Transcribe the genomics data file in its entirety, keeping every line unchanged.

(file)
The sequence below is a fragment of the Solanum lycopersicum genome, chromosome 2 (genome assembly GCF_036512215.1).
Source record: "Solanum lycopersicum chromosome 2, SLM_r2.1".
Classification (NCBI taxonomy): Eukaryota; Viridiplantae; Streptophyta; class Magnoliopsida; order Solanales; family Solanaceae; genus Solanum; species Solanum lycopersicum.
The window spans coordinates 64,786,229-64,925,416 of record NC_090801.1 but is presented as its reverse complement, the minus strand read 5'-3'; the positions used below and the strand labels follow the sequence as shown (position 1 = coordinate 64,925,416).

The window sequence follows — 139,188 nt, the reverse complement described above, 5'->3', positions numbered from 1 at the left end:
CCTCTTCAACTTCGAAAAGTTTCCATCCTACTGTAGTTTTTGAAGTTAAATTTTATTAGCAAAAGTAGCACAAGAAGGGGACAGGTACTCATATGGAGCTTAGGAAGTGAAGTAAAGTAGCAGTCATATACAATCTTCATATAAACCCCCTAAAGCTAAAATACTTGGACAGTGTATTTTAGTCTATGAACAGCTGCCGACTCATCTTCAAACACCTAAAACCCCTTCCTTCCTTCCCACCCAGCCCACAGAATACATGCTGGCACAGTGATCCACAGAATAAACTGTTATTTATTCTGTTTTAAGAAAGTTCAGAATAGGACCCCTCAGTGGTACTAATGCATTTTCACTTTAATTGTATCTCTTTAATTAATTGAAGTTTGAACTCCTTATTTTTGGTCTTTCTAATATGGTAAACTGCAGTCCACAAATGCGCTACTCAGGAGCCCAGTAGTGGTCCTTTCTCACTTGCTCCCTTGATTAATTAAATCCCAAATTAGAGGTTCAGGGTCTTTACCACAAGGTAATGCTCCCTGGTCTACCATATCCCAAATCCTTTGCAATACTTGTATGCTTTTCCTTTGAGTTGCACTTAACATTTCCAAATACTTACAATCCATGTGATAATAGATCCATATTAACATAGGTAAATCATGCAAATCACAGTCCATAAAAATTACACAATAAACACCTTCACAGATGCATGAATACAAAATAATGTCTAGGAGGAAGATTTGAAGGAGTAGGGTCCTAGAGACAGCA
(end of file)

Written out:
The sequence below is a fragment of the Solanum lycopersicum genome, chromosome 2 (genome assembly GCF_036512215.1).
Source record: "Solanum lycopersicum chromosome 2, SLM_r2.1".
Classification (NCBI taxonomy): Eukaryota; Viridiplantae; Streptophyta; class Magnoliopsida; order Solanales; family Solanaceae; genus Solanum; species Solanum lycopersicum.
The window spans coordinates 64,786,229-64,925,416 of record NC_090801.1 but is presented as its reverse complement, the minus strand read 5'-3'; the positions used below and the strand labels follow the sequence as shown (position 1 = coordinate 64,925,416).

The window sequence follows — 139,188 nt, the reverse complement described above, 5'->3', positions numbered from 1 at the left end:
CCTCTTCAACTTCGAAAAGTTTCCATCCTACTGTAGTTTTTGAAGTTAAATTTTATTAGCAAAAGTAGCACAAGAAGGGGACAGGTACTCATATGGAGCTTAGGAAGTGAAGTAAAGTAGCAGTCATATACAATCTTCATATAAACCCCCTAAAGCTAAAATACTTGGACAGTGTATTTTAGTCTATGAACAGCTGCCGACTCATCTTCAAACACCTAAAACCCCTTCCTTCCTTCCCACCCAGCCCACAGAATACATGCTGGCACAGTGATCCACAGAATAAACTGTTATTTATTCTGTTTTAAGAAAGTTCAGAATAGGACCCCTCAGTGGTACTAATGCATTTTCACTTTAATTGTATCTCTTTAATTAATTGAAGTTTGAACTCCTTATTTTTGGTCTTTCTAATATGGTAAACTGCAGTCCACAAATGCGCTACTCAGGAGCCCAGTAGTGGTCCTTTCTCACTTGCTCCCTTGATTAATTAAATCCCAAATTAGAGGTTCAGGGTCTTTACCACAAGGTAATGCTCCCTGGTCTACCATATCCCAAATCCTTTGCAATACTTGTATGCTTTTCCTTTGAGTTGCACTTAACATTTCCAAATACTTACAATCCATGTGATAATAGATCCATATTAACATAGGTAAATCATGCAAATCACAGTCCATAAAAATTACACAATAAACACCTTCACAGATGCATGAATACAAAATAATGTCTAGGAGGAAGATTTGAAGGAGTAGGGTCCTAGAGACAGCA